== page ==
US 3523867 A
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Ag. 11,1970 D. G. MaCBEAN 3,523,867
FOURDRINIER WIRE BELT Filed Jan. 26, 1967 2 Sheets-Sheet 1 "il s t ill A igh \h i i f l la r s v MI 1 l 1 im fs; 'www @i /7 Z/ /7 Z/ /7 Q/ /7 Z/ /7 Z/ /7 INVENTOR F/G- 3 Donald c. MGCBEAN ATTORNEY D. G. MaCBEAN 3,523,867
u FOURDRINIER WIRE BELT 2 Sheets-Sheet 2.
Filed Jan. 26. 1967 mi \L l INVENTOR Donald G. MucBEAN ATTORNEY United States Patent O Claims priority, application Great Britain, Jan. 28, 1966,
Int. C1. mit 1/10; B21f 27/00 U.S. Cl. 162-348 10 Claims ABSTRACT F THE DISCLGSURE A Fourdrinier wire belt having its marginal edges reinforced by a high tensile strength material strand juxtaposed to the wire and held in place by plastic material adhering to the strand and wire.
This invention relates to Fourdrinier wire belts used for paper-making.
The invention aims to improve the resistance of the edges of such belts to damage and cracking without materially stiffening the belt or increasing its thickness. This is done, according to the invention, by providing the belt with an edging which is applied after the wire has been seamed and preferably after it has been trimmed to its finished width. This edging is constructed by placing continuous reinforcing strands of high tensile strength material warpwise of the mesh, and applying to hold them in place, a flexible embedding material, preferably a thermoplastic material, which surrounds and adheres both to the strands and to the woven wire structure.
To illustrate the invention more fully, a specific preferred embodiment is shown in the accompanying drawings, in which:
FIG. l is a plan view of a portion of the length of a Fourdrinier wire belt having its edges reinforced in accordance with the invention;
FIG. 2 is a greatly enlarged fragmentary bottom plan view of the belt of FIG. l;
FIG. 3 is a vertical cross-section along the line 3 3 of FIG. 2; and
FIG. 4 is a greatly enlarged somewhat schematic fragmentary perspective view of the belt of FIGS. 1 to 3.
Referring to the drawings, the Fourdrinier wire belt is made up of weft (shute) wires and warp wires 17; 19 is a precision welded seam of conventional nature joining the free ends of the as-woven belt. Belts of this nature run from six feet to thirty feet in width and the wires 15 to 17 generally have diameters of from 0.004" to 0.020. In accordance with the invention, reinforcing strands 2.1 are placed against and into the mesh on the underside or wear face of a marginal strip at each side of the belt so that they lie in essentially straight paths warpwise and so that they are not subjected to the wear which would occur if they protruded from below the surface of the wire. The reinforcing yarns are held in place by a mass of an embedding material 23, preferably thermoplastic material, which surrounds both the reinforcing yarns and the woven wire structure and flexes with this structure as an integral part of it.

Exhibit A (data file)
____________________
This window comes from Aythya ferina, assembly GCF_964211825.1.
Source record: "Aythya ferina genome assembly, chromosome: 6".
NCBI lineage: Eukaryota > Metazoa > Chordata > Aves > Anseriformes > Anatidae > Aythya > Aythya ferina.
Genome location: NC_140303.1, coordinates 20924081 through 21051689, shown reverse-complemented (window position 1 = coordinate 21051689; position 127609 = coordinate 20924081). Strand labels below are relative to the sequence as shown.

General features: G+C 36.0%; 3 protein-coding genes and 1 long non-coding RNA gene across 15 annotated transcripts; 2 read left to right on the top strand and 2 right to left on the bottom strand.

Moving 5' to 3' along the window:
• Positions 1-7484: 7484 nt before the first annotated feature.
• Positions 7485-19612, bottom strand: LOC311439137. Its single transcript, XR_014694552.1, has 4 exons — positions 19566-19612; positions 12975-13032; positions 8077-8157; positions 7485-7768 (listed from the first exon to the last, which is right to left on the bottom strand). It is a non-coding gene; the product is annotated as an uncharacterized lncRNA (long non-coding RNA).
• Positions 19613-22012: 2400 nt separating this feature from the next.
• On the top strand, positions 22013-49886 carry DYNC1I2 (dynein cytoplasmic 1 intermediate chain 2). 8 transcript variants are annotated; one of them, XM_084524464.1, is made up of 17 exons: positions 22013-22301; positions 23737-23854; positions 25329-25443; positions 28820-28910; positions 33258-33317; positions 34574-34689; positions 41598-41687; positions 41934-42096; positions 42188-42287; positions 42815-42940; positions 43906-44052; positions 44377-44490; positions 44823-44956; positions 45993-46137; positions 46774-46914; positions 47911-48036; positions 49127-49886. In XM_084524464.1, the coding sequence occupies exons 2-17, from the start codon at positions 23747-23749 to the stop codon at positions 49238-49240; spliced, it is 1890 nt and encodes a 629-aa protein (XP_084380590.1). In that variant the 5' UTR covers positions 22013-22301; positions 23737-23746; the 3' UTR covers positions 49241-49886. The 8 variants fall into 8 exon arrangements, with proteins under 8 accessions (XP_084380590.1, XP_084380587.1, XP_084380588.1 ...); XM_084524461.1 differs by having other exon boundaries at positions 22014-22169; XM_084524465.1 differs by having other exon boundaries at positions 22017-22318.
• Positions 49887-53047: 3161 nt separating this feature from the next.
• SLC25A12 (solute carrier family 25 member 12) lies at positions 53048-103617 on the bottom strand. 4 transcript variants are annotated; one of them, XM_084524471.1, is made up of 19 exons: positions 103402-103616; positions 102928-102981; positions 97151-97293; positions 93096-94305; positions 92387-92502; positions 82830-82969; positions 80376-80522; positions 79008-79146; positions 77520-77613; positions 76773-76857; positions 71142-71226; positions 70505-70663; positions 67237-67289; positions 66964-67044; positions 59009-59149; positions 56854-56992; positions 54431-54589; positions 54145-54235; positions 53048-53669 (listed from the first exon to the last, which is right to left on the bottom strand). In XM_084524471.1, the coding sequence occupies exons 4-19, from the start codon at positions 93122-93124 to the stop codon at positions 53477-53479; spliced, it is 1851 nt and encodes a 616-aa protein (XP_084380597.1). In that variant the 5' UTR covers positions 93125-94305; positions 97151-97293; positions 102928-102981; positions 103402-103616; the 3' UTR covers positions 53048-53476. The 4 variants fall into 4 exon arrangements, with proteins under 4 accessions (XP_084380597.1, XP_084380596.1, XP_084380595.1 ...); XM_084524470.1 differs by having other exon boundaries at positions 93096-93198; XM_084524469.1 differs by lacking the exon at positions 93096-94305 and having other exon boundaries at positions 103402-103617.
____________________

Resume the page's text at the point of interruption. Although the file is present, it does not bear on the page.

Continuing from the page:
IIn the manufacture of the belt, the fabric is woven in a conventional manner and the free ends of the warp wires 17 joined in a precision manner by the seam 19 either by soldering or welding as is well known. The edges of the belt are then trimmed and reinforcing strands 21 fed into contact with the marginal strip of the belt from bobbins mounted on a rack. A marshall is used to position the strands 21 in their desired positions so that 3,523,861 Patented Aug. 11, '1970 ice they lie in essentially straight paths warpwise of the belt. As shown, the strands 21 tend to lie below the surface of the warp wires 17. The belt is then passed through the nip between two pressure rollers to urge the strands into the wire fabric.
The thermoplastic embedding material 'is then applied to surround both the reinforcing yarns 21 and the woven wire structure. This may be accomplished by use of a thermoplastic covering strip or tape which is flattened as applied or by spraying the thermoplastic material in liquid form or otherwise. lf a tape or covering strip of thermoplastic material is used, a further pair of rollers are employed to heat (and hence soften) the strip or tape and cause the material to flow around the wires and strands. It is possible,- according to a further method, to apply a thermoplastic tape with the strands pre-embedded therein. In any event, the thermoplastic material adheres both to the reinforcing strands and to the wire of the belt so that the reinforcing structure effectively becomes an integral part of the belt.
The reinforcing strands can be monolament or multifilament yarns, cords, wires or cables of iiexible high tensile strength material, preferably plastic or metal and e most preferably highly oriented linear synthetic resins, examples of which are nylon or polyester resins. The thermoplastic embedding material may preferably be nylon, polyethylene, or polyvinyl-chloride.